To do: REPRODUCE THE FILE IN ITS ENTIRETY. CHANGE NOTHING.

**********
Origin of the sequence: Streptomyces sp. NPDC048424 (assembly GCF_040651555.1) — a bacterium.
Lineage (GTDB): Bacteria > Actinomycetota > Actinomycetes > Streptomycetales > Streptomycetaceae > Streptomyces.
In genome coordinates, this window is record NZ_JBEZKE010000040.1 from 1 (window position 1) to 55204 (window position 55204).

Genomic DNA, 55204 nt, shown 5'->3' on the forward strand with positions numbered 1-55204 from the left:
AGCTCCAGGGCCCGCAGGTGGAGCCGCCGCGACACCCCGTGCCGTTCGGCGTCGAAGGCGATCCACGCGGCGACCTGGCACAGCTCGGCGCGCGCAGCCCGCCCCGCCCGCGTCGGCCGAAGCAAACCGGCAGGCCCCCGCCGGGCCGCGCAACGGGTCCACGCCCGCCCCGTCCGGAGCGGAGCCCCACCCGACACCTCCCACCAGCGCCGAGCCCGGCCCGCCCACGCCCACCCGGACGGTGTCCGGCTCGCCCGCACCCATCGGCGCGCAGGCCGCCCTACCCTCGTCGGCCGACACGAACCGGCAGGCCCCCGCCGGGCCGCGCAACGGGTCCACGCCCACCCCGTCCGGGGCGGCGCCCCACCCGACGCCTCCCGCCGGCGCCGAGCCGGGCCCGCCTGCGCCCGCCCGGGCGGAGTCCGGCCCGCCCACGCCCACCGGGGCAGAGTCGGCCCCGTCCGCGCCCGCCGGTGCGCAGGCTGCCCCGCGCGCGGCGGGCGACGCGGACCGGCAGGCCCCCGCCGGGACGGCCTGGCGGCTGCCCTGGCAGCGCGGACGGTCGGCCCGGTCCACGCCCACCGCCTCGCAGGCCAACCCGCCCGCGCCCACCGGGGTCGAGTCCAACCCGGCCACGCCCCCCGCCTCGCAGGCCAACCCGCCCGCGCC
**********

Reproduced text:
Origin of the sequence: Streptomyces sp. NPDC048424 (assembly GCF_040651555.1) — a bacterium.
Lineage (GTDB): Bacteria > Actinomycetota > Actinomycetes > Streptomycetales > Streptomycetaceae > Streptomyces.
In genome coordinates, this window is record NZ_JBEZKE010000040.1 from 1 (window position 1) to 55204 (window position 55204).

Genomic DNA, 55204 nt, shown 5'->3' on the forward strand with positions numbered 1-55204 from the left:
AGCTCCAGGGCCCGCAGGTGGAGCCGCCGCGACACCCCGTGCCGTTCGGCGTCGAAGGCGATCCACGCGGCGACCTGGCACAGCTCGGCGCGCGCAGCCCGCCCCGCCCGCGTCGGCCGAAGCAAACCGGCAGGCCCCCGCCGGGCCGCGCAACGGGTCCACGCCCGCCCCGTCCGGAGCGGAGCCCCACCCGACACCTCCCACCAGCGCCGAGCCCGGCCCGCCCACGCCCACCCGGACGGTGTCCGGCTCGCCCGCACCCATCGGCGCGCAGGCCGCCCTACCCTCGTCGGCCGACACGAACCGGCAGGCCCCCGCCGGGCCGCGCAACGGGTCCACGCCCACCCCGTCCGGGGCGGCGCCCCACCCGACGCCTCCCGCCGGCGCCGAGCCGGGCCCGCCTGCGCCCGCCCGGGCGGAGTCCGGCCCGCCCACGCCCACCGGGGCAGAGTCGGCCCCGTCCGCGCCCGCCGGTGCGCAGGCTGCCCCGCGCGCGGCGGGCGACGCGGACCGGCAGGCCCCCGCCGGGACGGCCTGGCGGCTGCCCTGGCAGCGCGGACGGTCGGCCCGGTCCACGCCCACCGCCTCGCAGGCCAACCCGCCCGCGCCCACCGGGGTCGAGTCCAACCCGGCCACGCCCCCCGCCTCGCAGGCCAACCCGCCCGCGCC